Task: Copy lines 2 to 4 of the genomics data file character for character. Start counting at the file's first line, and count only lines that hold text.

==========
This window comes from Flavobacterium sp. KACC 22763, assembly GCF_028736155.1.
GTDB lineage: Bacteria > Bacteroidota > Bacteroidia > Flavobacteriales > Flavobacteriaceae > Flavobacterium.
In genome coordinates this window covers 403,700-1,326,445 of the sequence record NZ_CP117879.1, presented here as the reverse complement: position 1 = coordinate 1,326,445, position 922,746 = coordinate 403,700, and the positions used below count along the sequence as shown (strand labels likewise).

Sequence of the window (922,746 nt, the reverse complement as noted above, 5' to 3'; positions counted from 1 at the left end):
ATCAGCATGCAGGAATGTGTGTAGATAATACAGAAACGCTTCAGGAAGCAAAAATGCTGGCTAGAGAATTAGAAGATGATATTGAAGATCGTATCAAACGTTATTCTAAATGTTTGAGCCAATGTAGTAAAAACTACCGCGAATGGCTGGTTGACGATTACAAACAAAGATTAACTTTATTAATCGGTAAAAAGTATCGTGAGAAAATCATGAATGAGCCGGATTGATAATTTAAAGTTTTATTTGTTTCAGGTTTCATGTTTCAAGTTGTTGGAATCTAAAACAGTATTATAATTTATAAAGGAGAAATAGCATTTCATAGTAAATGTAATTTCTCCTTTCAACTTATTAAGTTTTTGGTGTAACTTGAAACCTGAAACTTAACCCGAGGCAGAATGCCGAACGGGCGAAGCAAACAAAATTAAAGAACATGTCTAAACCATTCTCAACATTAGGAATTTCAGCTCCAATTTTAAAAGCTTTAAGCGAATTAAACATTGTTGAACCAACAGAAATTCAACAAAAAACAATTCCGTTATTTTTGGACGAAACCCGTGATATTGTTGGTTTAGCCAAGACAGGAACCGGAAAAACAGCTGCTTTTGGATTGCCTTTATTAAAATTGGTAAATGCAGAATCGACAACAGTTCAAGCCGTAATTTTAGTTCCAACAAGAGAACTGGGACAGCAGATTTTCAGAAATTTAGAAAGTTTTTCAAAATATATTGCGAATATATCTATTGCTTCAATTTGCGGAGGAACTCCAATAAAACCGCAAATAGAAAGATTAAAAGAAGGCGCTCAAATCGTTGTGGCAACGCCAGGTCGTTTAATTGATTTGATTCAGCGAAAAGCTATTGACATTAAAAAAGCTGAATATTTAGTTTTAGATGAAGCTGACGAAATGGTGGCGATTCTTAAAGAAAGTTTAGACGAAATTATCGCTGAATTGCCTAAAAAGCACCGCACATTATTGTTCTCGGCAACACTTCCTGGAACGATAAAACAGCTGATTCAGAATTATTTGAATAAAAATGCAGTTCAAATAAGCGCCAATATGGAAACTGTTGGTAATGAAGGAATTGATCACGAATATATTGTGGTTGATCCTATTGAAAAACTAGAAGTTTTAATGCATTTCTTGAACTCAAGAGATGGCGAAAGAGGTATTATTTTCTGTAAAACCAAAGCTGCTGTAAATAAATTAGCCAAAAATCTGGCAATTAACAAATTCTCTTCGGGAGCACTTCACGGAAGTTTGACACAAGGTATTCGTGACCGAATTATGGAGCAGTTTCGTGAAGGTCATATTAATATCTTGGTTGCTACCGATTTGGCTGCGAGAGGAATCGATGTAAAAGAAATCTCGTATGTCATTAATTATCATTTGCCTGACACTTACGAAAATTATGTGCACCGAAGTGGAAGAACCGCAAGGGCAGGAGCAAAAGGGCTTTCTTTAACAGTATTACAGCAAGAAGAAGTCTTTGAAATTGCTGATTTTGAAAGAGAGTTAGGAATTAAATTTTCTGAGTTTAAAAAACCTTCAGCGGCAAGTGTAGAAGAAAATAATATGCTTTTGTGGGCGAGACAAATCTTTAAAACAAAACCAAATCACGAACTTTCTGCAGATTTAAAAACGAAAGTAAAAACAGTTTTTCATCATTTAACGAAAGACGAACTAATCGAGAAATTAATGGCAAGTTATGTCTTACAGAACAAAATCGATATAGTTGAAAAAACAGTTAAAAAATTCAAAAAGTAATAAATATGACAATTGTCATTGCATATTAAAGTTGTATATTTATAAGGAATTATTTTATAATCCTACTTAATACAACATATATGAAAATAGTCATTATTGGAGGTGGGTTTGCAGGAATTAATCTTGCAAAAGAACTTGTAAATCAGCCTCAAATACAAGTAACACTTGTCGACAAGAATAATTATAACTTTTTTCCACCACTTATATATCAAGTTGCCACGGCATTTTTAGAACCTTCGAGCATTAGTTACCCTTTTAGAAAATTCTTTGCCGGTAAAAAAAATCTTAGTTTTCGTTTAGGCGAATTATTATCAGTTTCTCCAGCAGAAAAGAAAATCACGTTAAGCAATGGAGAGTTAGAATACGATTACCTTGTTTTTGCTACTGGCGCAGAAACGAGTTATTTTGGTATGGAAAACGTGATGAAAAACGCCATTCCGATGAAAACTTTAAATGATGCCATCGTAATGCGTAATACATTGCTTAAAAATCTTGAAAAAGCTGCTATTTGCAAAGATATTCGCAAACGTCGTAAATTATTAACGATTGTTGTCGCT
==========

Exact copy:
GTDB lineage: Bacteria > Bacteroidota > Bacteroidia > Flavobacteriales > Flavobacteriaceae > Flavobacterium.
In genome coordinates this window covers 403,700-1,326,445 of the sequence record NZ_CP117879.1, presented here as the reverse complement: position 1 = coordinate 1,326,445, position 922,746 = coordinate 403,700, and the positions used below count along the sequence as shown (strand labels likewise).

Sequence of the window (922,746 nt, the reverse complement as noted above, 5' to 3'; positions counted from 1 at the left end):